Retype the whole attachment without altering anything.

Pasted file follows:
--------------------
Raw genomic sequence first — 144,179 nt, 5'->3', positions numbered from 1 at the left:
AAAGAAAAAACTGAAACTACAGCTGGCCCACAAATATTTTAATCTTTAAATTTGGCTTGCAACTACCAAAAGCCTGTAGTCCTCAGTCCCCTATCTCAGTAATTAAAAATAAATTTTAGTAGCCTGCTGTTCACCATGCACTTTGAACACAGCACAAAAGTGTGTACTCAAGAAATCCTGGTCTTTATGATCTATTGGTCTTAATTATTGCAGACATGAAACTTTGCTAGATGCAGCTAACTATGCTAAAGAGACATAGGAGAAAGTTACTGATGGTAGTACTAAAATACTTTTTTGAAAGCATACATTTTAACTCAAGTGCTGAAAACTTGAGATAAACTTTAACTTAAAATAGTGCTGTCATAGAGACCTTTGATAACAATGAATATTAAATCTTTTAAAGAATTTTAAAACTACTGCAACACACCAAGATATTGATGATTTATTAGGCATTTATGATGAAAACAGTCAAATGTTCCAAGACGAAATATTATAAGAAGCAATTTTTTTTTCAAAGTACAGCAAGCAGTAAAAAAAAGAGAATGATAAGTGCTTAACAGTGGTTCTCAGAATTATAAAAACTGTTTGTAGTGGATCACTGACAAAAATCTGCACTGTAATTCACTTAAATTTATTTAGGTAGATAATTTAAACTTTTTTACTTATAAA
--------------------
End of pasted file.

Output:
Raw genomic sequence first — 144,179 nt, 5'->3', positions numbered from 1 at the left:
AAAGAAAAAACTGAAACTACAGCTGGCCCACAAATATTTTAATCTTTAAATTTGGCTTGCAACTACCAAAAGCCTGTAGTCCTCAGTCCCCTATCTCAGTAATTAAAAATAAATTTTAGTAGCCTGCTGTTCACCATGCACTTTGAACACAGCACAAAAGTGTGTACTCAAGAAATCCTGGTCTTTATGATCTATTGGTCTTAATTATTGCAGACATGAAACTTTGCTAGATGCAGCTAACTATGCTAAAGAGACATAGGAGAAAGTTACTGATGGTAGTACTAAAATACTTTTTTGAAAGCATACATTTTAACTCAAGTGCTGAAAACTTGAGATAAACTTTAACTTAAAATAGTGCTGTCATAGAGACCTTTGATAACAATGAATATTAAATCTTTTAAAGAATTTTAAAACTACTGCAACACACCAAGATATTGATGATTTATTAGGCATTTATGATGAAAACAGTCAAATGTTCCAAGACGAAATATTATAAGAAGCAATTTTTTTTTCAAAGTACAGCAAGCAGTAAAAAAAAGAGAATGATAAGTGCTTAACAGTGGTTCTCAGAATTATAAAAACTGTTTGTAGTGGATCACTGACAAAAATCTGCACTGTAATTCACTTAAATTTATTTAGGTAGATAATTTAAACTTTTTTACTTATAAA